If feminists who say non-patriarchal leadership is possible, are right, why does the very use of the term, and naming of individual feminist “leaders”, automatically wipe out the work and contributions of those who surround that individual? In a feminist world, women work together on collective action and all contributions, great and small, bring us closer to our goals. When we uncritically use the concept of “leadership”, we fail to acknowledge that the movement we are in has fundamentally different goals to that of patriarchy.

I hear that, at the end of a recent radical feminist event, someone thanked two women as “the main organisers”. Not only was there a question mark over whether “main organisers” existed, and, if they did, who they were (and what definition was being used), there was also one over whether individual women needed to be singled out at all; especially in such a way as to rewrite our herstory about how activism happens among us. There was silence for the woman who spent hours and hours creating some of the most powerful and memorable graphics of recent radical feminist herstory, silence for the woman who spent hours and hours of her time making technical changes, silence for the many women who, whilst limited, practically, in the planning of the event, threw in as many ideas and supportive suggestions as they could to help shape collective decisions. When we artificially create “leaders” in our movement, we devalue the collective contributions of those around them. It is a false, patriarchal idea that one person, alone, in isolation, has made something communal happen. Patriarchy is littered with lies about women, and the roles we play. I oppose the perpetuation of that phenomenon within the (radical) feminist movement in the name of political organisation.

At its very worst, we claim “leaders” in those who bully and/or manipulate their way into such positions, often throwing in red-herring reversals against those who challenge their motivation, as they go. Some laugh when they hear this and say “what possible “power” could someone have within a marginalised, small, impoverished movement?” There is the “power” of credibility, of being asked to speak and represent the movement, of having work circulated, of meeting other “influential leaders” in the movement and so on. We perpetuate patriarchal modes of behaviour, consciously or unconsciously, when we enable this trend within our movement. If we focus on promoting women’s feminist work, find out how to support it and join in with it, we’re less likely to get distracted by a feminist version of a soap opera with leading sheroes at the helm. It is not feminist and it will not help us reach collective goals.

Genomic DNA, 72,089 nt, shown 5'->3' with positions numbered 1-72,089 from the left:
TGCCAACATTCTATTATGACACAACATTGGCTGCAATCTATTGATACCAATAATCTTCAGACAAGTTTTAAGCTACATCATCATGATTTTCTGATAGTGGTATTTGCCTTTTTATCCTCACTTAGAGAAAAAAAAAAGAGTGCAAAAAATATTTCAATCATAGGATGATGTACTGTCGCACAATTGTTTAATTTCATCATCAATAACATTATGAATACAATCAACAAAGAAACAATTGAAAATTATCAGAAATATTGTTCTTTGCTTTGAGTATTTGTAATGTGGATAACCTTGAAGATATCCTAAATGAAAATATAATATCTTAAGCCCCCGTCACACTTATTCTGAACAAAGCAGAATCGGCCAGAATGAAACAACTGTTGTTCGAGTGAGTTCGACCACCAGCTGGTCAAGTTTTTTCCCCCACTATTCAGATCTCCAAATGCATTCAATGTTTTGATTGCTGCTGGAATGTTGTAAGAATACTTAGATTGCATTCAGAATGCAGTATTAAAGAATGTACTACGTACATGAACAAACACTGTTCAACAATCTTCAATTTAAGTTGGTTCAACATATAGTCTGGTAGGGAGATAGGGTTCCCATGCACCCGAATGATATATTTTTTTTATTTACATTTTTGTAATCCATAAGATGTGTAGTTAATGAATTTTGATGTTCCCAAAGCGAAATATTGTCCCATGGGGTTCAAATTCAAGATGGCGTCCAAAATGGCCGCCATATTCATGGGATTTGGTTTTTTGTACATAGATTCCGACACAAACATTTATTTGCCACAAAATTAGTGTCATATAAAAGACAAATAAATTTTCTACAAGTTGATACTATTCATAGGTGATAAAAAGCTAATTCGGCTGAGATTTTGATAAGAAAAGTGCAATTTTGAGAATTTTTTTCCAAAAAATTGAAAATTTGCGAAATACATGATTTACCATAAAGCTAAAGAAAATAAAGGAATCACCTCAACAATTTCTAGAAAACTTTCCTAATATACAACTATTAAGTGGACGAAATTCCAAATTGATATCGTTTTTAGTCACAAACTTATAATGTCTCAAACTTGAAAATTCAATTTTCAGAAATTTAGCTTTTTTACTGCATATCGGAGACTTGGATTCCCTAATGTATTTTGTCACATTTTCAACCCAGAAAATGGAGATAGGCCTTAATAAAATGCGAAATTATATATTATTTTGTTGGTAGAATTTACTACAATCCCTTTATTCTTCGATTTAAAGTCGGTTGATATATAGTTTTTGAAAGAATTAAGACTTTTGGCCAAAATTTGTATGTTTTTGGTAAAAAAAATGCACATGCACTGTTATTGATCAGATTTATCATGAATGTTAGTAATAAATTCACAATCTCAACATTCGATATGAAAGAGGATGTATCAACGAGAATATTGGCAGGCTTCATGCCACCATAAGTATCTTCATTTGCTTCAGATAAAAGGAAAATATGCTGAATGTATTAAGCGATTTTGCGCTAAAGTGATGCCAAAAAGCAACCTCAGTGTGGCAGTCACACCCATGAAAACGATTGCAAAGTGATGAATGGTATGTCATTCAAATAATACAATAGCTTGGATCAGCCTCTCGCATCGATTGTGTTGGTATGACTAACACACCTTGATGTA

An example of enabling feminist work to speak for itself while the individual behind the project is unseen is “The Invisible Men” project (WARNING:GRAPHIC CONTENT) The spotlight is firmly on men who buy women and what they say as they do so and not, as is usually the case, on the “choices” of the class of women who are prostituted, objectified, sold and abused. By focusing our political attention on what men do to women, and not on individual women, we further the radical feminist goal of dismantling patriarchy.


By uncritically accepting the concept of “leaders” as a “good thing” we buy into an ideology which male supremacy has promoted so successfully that it is almost embedded within our psyche. We already know, however, that the world looks different through a feminist lens. The concept of “leadership” is driven by an ideology that we are “born” with certain characteristics or traits (men, of course, are more inclined to be “natural” leaders than women, middle-class women more than working class, white women more than black women and so on). Hetero-capitalist-patriarchy would have us believe it has nothing to do with being schooled for the role and nothing to do with, consciously or unconsciously, perpetuating ideas about “natural” inequalities between groups of people and nothing to do with structural power and the role “leaders” play in maintaining the status quo (while often using a rhetoric of social change). Radical feminists have written at length about how patriarchy upholds male supremacy through structural oppression. The concept and role of “leadership” is a plank in that structure. It takes a social movement to bring about successful social change; collective action, not the compelling words, or even actions, of a “leader” (or two).

Although not exclusively so, it tends to particularly be working class women and black women’s contributions which are seen as “lesser” and not worthy of the label “leader”, but of “follower” and “helper”. In part, that’s because white, middle class women are more comfortable with taking on “leadership” roles; even though they are women, they are socialised with a sense of class entitlement whilst working class women’s work is unseen and devalued under patriarchy. Unless we consciously unpick the power structures of capitalist-patriarchy, we perpetuate them in our very own movement so that, in the end, it is they, not our external ideological opponents, which defeat us. By actively and consciously taking collective action as opposed to uncritically mirroring concepts of patriarchal “leadership” we can start to do this.